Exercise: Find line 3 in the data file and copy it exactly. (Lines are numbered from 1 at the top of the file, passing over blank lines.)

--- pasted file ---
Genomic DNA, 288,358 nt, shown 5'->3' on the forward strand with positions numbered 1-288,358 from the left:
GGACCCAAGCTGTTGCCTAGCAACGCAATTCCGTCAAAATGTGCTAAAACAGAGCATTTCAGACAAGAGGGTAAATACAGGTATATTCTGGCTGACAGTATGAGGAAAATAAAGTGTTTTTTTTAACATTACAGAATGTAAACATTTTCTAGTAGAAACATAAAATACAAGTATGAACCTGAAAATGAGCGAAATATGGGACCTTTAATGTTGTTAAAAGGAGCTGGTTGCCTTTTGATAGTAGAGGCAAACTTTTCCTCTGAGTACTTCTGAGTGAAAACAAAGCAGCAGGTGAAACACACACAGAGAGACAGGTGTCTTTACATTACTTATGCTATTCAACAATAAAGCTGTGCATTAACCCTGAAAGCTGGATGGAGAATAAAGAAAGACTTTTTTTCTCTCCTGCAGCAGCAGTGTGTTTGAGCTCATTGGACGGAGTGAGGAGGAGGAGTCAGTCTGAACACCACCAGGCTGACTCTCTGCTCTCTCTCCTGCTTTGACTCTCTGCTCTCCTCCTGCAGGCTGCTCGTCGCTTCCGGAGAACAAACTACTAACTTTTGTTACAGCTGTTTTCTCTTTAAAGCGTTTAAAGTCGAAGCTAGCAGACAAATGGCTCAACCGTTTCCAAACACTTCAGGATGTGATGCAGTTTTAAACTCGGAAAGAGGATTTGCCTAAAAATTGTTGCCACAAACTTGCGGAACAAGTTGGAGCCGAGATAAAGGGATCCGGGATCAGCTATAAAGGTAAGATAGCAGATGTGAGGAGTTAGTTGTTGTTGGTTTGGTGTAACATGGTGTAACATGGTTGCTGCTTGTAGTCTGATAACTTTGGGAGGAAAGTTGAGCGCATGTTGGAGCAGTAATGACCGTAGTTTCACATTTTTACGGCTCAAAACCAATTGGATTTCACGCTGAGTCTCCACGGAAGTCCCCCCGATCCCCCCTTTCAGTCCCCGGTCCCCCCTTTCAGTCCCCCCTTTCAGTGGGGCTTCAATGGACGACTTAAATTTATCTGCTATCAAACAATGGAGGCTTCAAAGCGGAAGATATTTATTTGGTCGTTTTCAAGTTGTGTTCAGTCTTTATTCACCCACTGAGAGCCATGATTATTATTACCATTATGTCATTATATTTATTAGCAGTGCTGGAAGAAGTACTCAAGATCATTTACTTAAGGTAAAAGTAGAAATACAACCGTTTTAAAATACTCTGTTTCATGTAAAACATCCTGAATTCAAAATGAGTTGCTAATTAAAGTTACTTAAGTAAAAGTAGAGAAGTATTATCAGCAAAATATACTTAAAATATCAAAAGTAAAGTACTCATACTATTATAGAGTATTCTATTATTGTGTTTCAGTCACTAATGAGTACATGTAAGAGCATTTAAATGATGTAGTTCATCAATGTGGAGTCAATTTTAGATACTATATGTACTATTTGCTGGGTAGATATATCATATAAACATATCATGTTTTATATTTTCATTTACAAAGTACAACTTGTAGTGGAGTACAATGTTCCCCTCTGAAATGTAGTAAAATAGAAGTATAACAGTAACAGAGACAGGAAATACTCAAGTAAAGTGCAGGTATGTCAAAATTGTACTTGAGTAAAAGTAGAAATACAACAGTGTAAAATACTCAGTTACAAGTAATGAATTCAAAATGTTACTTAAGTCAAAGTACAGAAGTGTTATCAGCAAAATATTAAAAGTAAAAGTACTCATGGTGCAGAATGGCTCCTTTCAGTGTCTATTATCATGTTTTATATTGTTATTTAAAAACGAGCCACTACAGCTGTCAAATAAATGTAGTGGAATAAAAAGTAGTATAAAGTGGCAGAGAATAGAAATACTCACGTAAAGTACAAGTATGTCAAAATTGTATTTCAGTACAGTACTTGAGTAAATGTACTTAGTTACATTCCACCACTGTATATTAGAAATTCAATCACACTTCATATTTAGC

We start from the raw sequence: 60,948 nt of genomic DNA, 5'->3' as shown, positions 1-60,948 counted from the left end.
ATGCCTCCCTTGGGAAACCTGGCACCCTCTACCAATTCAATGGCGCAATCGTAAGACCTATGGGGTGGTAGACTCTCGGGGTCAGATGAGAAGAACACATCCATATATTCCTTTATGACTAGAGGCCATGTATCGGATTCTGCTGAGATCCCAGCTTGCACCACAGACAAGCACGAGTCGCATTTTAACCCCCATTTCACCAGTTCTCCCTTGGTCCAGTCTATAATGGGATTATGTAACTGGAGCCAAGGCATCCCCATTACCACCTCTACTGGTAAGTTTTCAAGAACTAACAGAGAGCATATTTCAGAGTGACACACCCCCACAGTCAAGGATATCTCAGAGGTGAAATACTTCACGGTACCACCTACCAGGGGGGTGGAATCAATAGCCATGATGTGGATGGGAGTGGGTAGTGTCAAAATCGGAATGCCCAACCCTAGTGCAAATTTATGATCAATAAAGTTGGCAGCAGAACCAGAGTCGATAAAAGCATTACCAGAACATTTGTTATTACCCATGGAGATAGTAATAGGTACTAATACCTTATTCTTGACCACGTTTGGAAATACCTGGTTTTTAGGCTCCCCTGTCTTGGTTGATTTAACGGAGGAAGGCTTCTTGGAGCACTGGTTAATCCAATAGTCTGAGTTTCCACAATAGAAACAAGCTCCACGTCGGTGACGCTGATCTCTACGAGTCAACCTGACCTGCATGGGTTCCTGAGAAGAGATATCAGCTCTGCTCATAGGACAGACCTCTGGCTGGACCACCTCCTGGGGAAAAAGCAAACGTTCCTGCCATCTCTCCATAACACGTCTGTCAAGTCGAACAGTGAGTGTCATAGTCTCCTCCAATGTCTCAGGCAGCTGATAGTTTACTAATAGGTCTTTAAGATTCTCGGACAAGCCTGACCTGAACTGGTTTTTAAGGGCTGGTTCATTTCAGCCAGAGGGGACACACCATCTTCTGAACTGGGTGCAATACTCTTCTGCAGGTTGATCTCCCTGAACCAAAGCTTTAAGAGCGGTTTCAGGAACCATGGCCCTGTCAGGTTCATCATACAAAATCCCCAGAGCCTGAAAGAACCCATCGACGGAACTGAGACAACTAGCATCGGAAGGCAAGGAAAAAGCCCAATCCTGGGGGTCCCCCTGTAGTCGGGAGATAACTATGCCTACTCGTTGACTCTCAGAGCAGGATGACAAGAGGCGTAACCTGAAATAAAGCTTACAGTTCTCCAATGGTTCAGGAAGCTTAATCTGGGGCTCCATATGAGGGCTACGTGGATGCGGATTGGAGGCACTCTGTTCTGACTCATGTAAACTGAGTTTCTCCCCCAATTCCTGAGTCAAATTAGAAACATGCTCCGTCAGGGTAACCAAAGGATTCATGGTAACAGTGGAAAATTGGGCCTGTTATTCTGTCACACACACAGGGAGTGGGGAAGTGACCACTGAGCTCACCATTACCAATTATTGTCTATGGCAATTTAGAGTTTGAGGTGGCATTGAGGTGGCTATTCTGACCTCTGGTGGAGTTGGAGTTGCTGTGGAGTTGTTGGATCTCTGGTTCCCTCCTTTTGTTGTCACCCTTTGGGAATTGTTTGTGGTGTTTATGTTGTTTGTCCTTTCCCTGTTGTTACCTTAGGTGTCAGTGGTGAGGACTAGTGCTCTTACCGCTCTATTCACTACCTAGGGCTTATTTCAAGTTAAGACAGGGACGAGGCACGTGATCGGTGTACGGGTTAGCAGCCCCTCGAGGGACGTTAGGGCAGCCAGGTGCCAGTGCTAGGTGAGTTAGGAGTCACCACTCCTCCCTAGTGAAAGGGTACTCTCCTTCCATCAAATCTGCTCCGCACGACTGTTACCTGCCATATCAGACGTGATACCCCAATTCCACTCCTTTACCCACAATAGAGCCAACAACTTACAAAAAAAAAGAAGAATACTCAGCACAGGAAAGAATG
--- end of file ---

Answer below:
We start from the raw sequence: 60,948 nt of genomic DNA, 5'->3' as shown, positions 1-60,948 counted from the left end.